What Robin-Sized Sandpiper Is Walking Along the Shore at the Oakville Storm Water Ponds?

There is a pair of storm water runoff ponds in Oakville, Ontario, just south of Dundas at 6th Line. The surrounding park is mostly a combination of over-fertilized green grass and over-grown thistles and burdock. Still, there are some Dogwood shrubs, some poplar trees, a few cedars and spruces and some patches of cattails. While I wouldn’t put it on the list of “best places to bird in Oakville” it’s not the worst place either. Over the years I’ve seen Caspian Terns, Teal and Ring-Necked Ducks here. So today after dropping my youngest off at a celebration, I stopped for a quick ramble round the ponds. Imagine my surprise when I noticed a sandpiper a bit larger than a robin walking along the shore, poking into the sand and silt looking for snacks.

Photo of Spotted Sandpiper Flight Front on NaturalCrooksDotCom

The Most Common Shore Bird in Civilized Spots is the Killdeer

My first thought was that it was not a Killdeer. Although Killdeer do poke along the shore line and I know they nest near these storm water ponds they also have a distinctive colouring and they very seldom stay quiet for more than a few minutes.

Photo of Killdeer Oak Park on NaturalCrooksDotCom

Killdeer are commonly found in school yards and parks.

This bird, skulking through the cattails, had spots on its chest, not a pair of thick black stripes.

Photo of Spotted Sandpiper Cattails on NaturalCrooksDotCom

And when it flew, which of course it did as soon as I tried to creep into position for a clear photo, it did not have the rusty rump patch of a killdeer either. Instead, it had a noticeable thin white bar on each wing.

Photo of Spotted Sandpiper Flight Back on NaturalCrooksDotCom

And it also had a friend! Suddenly there were two birds flying quickly along the edge of the shore searching for a safe place to land. They flew silently and ignored the aerial acrobatics of the Barn and Rough Winged Swallows that were also sailing through the wind-tossed air.

What Was This Speckled Sandpiper?

I still wasn’t entirely sure what kind of Sandpipers these were. (I can’t see any details on the small screen on my camera in full sun. I can’t even tell if I’ve taken a photo with decent focus.) So I started crossing a “meadow” of beaten-down burdock, sprouting lush thistles, and mud, to see if the birds had landed around a small point of land jutting into the pond.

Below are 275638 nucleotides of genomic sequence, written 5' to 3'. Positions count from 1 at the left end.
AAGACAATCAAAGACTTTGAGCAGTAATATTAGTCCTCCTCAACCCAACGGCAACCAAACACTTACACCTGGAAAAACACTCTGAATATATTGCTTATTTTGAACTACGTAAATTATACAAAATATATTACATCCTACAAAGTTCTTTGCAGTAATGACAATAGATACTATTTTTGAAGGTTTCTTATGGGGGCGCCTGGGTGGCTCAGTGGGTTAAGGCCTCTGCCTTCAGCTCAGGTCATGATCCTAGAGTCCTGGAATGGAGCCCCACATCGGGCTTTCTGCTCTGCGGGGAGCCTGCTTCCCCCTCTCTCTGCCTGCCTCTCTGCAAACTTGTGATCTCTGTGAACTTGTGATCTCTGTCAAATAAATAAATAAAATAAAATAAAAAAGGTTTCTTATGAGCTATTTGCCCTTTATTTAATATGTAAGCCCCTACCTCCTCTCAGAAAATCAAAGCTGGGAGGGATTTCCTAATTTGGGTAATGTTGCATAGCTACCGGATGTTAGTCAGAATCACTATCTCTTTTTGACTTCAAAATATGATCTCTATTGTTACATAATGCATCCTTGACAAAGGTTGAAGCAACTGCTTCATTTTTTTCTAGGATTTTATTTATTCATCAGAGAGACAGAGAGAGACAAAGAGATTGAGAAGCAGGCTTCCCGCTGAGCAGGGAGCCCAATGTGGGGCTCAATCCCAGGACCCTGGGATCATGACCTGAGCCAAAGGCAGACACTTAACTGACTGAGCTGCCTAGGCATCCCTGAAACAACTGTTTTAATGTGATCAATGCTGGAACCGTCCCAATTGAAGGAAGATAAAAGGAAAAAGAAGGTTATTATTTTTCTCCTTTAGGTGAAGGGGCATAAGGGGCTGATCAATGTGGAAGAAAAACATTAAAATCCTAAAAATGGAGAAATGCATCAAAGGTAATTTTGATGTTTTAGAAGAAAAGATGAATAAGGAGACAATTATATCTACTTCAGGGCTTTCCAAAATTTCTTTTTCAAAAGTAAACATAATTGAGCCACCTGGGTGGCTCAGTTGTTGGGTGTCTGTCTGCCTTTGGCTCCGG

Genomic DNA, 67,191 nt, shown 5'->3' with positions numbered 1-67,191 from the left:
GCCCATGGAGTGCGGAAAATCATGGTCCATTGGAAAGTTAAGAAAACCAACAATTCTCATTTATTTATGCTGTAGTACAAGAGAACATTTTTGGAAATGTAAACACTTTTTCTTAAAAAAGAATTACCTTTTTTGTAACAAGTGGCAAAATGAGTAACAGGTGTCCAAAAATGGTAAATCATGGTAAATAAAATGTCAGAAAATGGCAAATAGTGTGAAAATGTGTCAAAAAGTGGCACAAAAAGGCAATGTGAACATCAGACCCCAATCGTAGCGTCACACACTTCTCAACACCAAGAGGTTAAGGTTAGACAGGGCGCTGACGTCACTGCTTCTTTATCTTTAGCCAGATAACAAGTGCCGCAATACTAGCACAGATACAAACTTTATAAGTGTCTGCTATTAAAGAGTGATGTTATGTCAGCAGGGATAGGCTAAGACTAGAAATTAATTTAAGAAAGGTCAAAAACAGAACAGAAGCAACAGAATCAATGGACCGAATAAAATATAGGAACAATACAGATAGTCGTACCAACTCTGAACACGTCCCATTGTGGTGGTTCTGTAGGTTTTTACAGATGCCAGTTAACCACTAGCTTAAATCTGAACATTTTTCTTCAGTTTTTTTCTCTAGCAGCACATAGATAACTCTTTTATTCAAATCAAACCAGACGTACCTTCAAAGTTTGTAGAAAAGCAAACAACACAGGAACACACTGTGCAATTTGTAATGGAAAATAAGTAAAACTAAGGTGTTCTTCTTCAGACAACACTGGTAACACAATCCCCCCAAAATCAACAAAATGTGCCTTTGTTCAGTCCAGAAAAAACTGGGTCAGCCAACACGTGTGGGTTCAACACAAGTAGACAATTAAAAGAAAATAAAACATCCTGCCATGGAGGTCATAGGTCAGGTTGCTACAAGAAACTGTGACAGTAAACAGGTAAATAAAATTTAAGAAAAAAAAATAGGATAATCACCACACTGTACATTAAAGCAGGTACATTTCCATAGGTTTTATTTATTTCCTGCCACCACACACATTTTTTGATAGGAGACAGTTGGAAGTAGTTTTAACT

Photo of Spotted Sandpiper Shore on NaturalCrooksDotCom

And one had! Now I could see the bird clearly. Its orange bill (with a dark tip) was clearly visible. Its dappled chest showed distinct spots. Its legs were yellow, more or less. It was also walking quickly along the shore, stopping only briefly here and there. I had spotted a Spotted Sandpiper.

A Convenient Comparison to a Killdeer

Photo of Killdeer Feeding On NaturalCrooksDotCom

It was soon out of view. As if to provide a quick review of the differences, a Killdeer then flew in, calling, and landed on the same stretch of silt. It stood there reminding me of its huge orange eyes, its black necklaces and, as it flew off, its rufous rump.

Photo of Killdeer Flight Rump on NaturalCrooksDotCom

Why Would Sandpipers be Patrolling the Storm Water Pond Shores?

I doubt these two Sandpipers intend to stay at the lagoons. I’ve seen reports of shore birds on the move on the BirdAlert website. I expect they are migrating through and stopped to see what food was available.

When I checked the AllAboutBirds website I found that Spotted Sandpipers nest in southern Ontario. In fact they are very widespread and nest in all of Canada. I still doubt that the storm water lagoons offer enough food, however, to support the adults much less any youngsters.

Another interesting fact the Cornell site reported is that the male Sandpipers incubate the eggs and raise the young, sometimes with no help from the female.

Photo of Spotted Sandpiper Stretch on NaturalCrooksDotCom

As for food, it says they eat midges, flies and grasshoppers as well as other prey more common at the shore such as snails, worms and small crustaceans. This willingness to eat a variety of foods probably explains why they are so widespread. It also means I should check back in a few weeks and see if I’m wrong and they are nesting at the ponds.

Overall, I was very pleased I had stopped to check what was at the ponds. Seeing Spotted Sandpipers was an unexpected treat.

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